The White House pressed a federal scientific agency to disavow statements made by weather forecasters who contradicted President Trump’s claim that Hurricane Dorian would likely strike Alabama, several sources told The New York Times. On Sept. 1, the president tweeted that Alabama “will most likely be hit (much) harder than anticipated.” Moments later, the National Weather Service in Birmingham tweeted that “Alabama will NOT see any impacts from Dorian. We repeat, no impacts from Hurricane Dorian will be felt across Alabama.” Acting White House Chief of Staff Mick Mulvaney then reportedly instructed Wilbur Ross, the commerce secretary, to have the National Oceanic and Atmospheric Administration publicly disavow the forecasters’ position that Alabama was not at risk.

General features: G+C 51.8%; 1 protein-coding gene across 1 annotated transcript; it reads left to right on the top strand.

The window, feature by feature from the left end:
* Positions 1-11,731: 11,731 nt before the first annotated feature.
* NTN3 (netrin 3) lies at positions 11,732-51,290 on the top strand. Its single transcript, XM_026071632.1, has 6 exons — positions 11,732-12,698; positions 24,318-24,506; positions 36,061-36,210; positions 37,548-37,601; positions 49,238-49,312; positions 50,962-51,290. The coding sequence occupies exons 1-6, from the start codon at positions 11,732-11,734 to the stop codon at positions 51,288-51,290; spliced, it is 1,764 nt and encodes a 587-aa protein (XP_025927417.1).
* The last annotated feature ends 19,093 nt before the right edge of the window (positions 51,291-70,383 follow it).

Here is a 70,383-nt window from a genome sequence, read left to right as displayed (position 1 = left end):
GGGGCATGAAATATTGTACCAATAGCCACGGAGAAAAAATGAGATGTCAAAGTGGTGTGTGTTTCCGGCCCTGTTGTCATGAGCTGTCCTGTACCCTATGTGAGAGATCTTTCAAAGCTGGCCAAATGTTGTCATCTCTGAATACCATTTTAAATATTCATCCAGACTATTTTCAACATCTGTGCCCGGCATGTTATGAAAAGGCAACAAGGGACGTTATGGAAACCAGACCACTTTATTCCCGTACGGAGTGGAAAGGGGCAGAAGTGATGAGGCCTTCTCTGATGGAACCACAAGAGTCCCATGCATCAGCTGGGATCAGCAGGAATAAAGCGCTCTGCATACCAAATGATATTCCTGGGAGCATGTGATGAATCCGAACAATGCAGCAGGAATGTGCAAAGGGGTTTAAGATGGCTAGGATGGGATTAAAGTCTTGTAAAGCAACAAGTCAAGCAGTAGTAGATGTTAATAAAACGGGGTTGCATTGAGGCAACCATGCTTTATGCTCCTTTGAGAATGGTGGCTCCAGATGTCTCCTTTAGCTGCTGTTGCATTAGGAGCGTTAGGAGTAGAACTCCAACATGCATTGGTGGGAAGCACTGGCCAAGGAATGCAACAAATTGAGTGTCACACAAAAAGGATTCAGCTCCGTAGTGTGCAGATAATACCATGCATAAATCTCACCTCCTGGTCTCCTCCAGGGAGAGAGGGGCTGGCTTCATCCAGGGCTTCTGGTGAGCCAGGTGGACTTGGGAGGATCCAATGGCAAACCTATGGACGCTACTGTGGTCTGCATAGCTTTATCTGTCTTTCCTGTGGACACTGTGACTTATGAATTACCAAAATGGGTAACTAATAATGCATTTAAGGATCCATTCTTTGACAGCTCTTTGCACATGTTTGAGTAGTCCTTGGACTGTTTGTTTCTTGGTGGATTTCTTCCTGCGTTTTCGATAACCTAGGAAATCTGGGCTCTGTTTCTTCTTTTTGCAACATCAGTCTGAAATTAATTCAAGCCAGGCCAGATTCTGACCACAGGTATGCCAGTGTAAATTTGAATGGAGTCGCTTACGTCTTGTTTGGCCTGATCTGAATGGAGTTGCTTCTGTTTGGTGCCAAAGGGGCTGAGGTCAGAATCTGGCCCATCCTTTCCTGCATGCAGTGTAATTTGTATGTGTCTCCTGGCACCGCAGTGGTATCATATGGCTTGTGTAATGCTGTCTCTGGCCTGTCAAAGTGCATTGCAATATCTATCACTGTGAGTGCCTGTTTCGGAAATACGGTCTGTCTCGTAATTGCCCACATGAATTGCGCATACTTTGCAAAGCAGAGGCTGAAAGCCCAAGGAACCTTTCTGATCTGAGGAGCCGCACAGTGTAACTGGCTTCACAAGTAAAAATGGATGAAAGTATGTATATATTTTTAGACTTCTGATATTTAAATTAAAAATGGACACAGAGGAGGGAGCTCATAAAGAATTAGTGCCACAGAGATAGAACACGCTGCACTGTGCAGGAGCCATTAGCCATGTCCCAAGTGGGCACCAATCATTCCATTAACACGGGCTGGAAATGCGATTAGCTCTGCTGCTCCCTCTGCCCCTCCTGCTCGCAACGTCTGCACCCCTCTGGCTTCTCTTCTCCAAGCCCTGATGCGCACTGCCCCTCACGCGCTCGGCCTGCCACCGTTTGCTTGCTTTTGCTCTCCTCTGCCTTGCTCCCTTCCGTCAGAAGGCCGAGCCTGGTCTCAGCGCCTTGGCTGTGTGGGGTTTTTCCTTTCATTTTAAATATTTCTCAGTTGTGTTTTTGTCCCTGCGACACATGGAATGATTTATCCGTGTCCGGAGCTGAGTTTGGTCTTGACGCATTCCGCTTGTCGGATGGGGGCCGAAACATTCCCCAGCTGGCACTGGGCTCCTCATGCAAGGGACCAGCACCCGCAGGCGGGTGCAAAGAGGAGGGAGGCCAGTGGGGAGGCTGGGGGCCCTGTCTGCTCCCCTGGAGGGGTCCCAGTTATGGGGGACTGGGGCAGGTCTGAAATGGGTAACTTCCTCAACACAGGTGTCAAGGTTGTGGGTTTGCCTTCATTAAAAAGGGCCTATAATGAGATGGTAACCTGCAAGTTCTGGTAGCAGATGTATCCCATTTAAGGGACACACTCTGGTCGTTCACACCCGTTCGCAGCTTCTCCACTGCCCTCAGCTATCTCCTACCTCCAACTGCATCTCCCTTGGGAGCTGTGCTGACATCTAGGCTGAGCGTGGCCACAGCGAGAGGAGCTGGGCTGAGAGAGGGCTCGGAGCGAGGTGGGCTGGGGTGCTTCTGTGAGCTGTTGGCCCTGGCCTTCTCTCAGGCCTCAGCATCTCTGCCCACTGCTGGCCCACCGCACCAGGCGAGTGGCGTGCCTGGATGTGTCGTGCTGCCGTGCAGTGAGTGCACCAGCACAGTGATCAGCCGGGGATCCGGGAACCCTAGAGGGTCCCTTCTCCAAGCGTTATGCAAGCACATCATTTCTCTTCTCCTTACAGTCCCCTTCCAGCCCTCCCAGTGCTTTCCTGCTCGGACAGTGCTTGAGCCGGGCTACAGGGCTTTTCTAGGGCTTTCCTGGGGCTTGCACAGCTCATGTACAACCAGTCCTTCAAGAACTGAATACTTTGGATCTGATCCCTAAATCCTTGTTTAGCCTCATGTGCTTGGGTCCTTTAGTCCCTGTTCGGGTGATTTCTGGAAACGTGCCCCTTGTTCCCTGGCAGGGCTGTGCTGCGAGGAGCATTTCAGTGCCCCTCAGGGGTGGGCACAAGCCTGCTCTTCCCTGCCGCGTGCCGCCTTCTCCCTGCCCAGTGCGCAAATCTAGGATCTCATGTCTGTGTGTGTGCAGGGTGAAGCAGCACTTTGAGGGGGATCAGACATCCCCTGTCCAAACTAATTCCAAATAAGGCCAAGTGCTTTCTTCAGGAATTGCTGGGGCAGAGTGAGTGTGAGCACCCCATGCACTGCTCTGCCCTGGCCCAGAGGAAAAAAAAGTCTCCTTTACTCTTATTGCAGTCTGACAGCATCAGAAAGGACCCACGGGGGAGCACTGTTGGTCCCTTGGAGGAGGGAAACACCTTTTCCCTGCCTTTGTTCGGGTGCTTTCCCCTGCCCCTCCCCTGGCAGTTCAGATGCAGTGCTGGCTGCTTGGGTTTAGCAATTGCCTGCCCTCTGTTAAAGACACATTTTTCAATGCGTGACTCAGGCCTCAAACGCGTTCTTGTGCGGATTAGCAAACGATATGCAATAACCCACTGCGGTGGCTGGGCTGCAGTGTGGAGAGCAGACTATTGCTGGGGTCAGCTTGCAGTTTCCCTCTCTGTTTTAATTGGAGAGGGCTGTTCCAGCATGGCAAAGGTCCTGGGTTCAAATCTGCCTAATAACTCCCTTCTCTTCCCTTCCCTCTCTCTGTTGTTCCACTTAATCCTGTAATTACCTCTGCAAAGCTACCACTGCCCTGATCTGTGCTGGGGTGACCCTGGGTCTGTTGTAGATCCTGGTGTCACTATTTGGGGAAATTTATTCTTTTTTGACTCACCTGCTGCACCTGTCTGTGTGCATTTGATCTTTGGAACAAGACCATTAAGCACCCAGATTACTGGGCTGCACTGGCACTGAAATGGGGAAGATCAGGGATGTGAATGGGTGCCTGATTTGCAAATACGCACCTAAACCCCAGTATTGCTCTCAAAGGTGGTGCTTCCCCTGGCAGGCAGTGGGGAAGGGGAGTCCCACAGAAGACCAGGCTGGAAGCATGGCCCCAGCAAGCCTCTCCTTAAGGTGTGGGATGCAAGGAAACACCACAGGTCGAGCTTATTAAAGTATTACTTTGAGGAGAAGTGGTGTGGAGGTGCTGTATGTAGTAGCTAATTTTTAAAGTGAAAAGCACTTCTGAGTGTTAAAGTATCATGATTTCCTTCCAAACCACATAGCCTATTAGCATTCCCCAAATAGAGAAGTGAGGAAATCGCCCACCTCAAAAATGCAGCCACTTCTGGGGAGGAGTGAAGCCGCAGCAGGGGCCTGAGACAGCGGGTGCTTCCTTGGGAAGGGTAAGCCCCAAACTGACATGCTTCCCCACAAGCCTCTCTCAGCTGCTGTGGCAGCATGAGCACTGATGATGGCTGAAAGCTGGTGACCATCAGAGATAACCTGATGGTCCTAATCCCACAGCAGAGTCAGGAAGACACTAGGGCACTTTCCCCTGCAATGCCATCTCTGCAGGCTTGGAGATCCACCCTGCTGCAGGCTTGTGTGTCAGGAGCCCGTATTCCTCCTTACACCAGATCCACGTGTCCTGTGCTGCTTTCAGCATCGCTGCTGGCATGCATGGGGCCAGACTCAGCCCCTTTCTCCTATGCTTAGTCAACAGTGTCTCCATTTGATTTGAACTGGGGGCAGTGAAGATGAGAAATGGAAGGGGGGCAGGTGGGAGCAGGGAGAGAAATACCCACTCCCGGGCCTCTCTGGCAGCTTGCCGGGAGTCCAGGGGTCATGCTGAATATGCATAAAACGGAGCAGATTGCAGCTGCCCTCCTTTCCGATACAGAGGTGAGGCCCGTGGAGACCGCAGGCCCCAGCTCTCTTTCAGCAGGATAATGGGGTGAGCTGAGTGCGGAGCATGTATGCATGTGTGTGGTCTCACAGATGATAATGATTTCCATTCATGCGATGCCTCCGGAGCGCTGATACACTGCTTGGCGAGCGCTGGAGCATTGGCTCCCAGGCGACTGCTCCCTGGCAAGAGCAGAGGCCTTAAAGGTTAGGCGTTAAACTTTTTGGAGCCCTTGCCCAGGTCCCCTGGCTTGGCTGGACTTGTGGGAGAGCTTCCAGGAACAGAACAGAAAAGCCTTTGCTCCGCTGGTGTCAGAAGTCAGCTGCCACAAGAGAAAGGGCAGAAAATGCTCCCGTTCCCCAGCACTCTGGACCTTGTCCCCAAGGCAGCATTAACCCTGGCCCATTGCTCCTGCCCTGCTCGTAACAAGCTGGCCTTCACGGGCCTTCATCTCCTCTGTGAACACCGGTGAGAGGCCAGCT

Last Friday, NOAA issued an unsigned statement saying that the Alabama office was wrong to dispute the president’s warning. The Times reported that Ross threatened the jobs of top-level agency employees. Both Ross and Mulvaney have denied the claims. The controversy sparked complaints that the Trump administration was intervening in the professional weather forecasting system to justify the president’s false claims.